It will be interesting to see how RIM positions this Flash superiority relative to Apple.  Adobe is obviously a potentially strong partner for RIM in this market.  In typical Canadian fashion however, RIM described this benefit as being a “full web experience” instead of making more direct contrasts to the competition.

I’m most interested in the new operating system.  For years, I’ve heard, and to a limited extent experienced myself, the challenges of doing development for the BlackBerry.  There are a multitude of hardware devices to support.  Some are full keyboard, others not. Some are touchscreen, others not.  There are different screen sizes and resolutions.  And there are different OS versions to support across the handsets.  This makes life complicated for a developer who just wants to get his app widely deployed.

Say what you will about the Apple “Walled Garden”, but they have made life pretty damned easy for a developer.  There is the iPhone.  When Apple improves it, they do the heavy lifting for the developers by ensuring the ‘legacy’ apps run without modification on the new OS and hardware.  They don’t have the diverse user interface choices that BlackBerry developers face.  It’s just easier.  I think this focus on making the environment ‘easy’ has been instrumental in the massive adoption Apple gained upon the release of the first iPhone.

Now faithful BlackBerry developers have a new toy to play with.  And not just the hardware is different.  Short on the heels of launching BlackBerry OS6, the PlayBook is announced with a POSIX-compliant Unix-like operating system called QNX.  If you know what QNX is, then you’ll probably be impressed.  I am.  I like this OS, and just wish it was a choice RIM made in the 90s.  So what do you do if you want to have your BlackBerry “SuperApp” run on the PlayBook?  Well, I’m not sure because that hasn’t been disclosed.  Perhaps they’re discussing this at the Developer Conference this week.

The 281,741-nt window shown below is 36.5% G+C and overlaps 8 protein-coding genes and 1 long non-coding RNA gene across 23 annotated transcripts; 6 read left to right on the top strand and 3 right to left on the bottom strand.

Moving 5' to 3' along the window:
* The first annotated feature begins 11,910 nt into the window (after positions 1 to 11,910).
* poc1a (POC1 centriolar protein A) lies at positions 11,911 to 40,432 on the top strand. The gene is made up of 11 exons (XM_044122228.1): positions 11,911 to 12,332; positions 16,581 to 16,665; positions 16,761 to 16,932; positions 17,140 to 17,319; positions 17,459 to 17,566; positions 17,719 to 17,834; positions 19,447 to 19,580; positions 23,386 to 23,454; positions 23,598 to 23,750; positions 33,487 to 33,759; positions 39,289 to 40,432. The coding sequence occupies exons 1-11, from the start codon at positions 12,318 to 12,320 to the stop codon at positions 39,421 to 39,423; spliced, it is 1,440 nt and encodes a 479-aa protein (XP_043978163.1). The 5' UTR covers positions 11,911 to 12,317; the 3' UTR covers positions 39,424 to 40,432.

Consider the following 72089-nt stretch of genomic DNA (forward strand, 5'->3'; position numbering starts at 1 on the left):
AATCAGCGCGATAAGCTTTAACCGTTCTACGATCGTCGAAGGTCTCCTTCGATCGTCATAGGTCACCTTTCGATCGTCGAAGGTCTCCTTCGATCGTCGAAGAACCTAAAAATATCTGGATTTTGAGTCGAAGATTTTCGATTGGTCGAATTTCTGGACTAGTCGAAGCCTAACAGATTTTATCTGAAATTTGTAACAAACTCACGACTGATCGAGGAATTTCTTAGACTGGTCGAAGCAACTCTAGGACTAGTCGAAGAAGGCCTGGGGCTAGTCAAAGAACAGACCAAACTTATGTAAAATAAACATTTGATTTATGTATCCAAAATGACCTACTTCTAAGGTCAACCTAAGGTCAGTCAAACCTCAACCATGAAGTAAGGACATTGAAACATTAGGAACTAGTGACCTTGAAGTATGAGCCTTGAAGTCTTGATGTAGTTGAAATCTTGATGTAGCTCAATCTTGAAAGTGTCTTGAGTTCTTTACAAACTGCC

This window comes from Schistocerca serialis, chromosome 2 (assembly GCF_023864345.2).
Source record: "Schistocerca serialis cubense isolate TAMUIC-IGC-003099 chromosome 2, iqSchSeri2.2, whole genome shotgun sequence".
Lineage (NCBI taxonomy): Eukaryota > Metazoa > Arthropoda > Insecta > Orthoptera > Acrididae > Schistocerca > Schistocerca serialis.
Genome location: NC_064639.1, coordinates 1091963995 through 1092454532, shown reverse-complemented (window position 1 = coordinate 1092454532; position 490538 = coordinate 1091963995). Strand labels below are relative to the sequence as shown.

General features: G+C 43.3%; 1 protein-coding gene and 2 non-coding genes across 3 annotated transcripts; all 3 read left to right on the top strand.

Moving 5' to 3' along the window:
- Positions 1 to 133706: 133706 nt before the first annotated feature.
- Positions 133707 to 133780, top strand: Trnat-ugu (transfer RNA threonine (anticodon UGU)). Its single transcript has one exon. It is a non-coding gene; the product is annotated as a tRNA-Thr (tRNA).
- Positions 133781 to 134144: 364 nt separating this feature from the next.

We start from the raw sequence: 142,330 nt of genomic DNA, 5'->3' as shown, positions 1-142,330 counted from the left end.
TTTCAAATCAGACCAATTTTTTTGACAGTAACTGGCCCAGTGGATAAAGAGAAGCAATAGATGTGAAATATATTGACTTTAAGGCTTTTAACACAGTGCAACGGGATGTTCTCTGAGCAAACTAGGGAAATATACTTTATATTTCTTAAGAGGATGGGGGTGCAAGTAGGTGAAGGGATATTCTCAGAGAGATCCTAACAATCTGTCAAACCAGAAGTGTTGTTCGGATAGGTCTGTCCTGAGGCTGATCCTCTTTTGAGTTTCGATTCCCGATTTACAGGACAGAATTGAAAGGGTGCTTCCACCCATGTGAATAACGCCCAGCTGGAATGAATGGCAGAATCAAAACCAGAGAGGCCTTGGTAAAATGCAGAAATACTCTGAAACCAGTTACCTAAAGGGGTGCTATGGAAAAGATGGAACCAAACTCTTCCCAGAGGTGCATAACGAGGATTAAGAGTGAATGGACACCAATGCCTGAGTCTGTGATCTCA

The choices, as I see them are:

  1. Too bad, you need to re-write your application from scratch.
  2. Sorry, you need to make some changes, but it won’t be too onerous.
  3. The PlayBook has emulation that fully supports legacy BlackBerry Apps. It just works.

Clearly, applications work best when they’re designed to exploit the best capabilities of the platform. This is what we’re seeing in the iPad/iPhone ecosystem.  Apple has put significant effort into making sure most iPhone apps will run on the iPad, albeit with some UI compromises.

The next 12 months are going to be pretty exciting ones for those who follow the Smartphone and Tablet markets.  There is great focus and effort being invested by Apple, RIM, Google, HTC, Nokia, Motorola, Samsung and others.  I’m excluding Microsoft, because in the Mobile world, I consider them to be Bruce Willis’ character in The Sixth Sense.  You know, the one who goes through 99% of the movie not knowing he’s dead.

The result will most certainly be great advancements that will benefit all consumers.  But not everyone is going to come out of this battle as healthy as they entered it.

If the PlayBook helps to make the BlackBerry ecosystem more successful and sustainable, then I think it’s a fantastic move.  But I’m concerned about how this will play out given the challenges facing BlackBerry developers today.  If widening RIM’s focus to the tablet puts the core BlackBerry platform at increased risk, then it’s a dangerous distraction.

Embracing the Web Development model and making BlackBerry and PlayBook development less proprietary is a fantastic move.  Give developers access to the platform capabilities through APIs, and let them build Web Apps on top of them.  I’d like nothing better than to write my app once, and have it run on Android, iPhone and BlackBerry.

RIM has declared the PlayBook is the “BlackBerry Amplified”.  That’s a compelling vision, and there is much to celebrate.  But amplifiers have the ability to increase both the good and the bad in a signal.  I’m sure there are lots of smart people working in Waterloo to eliminate as much noise in that signal as possible.

It’s going to be very exciting to see how this all plays out.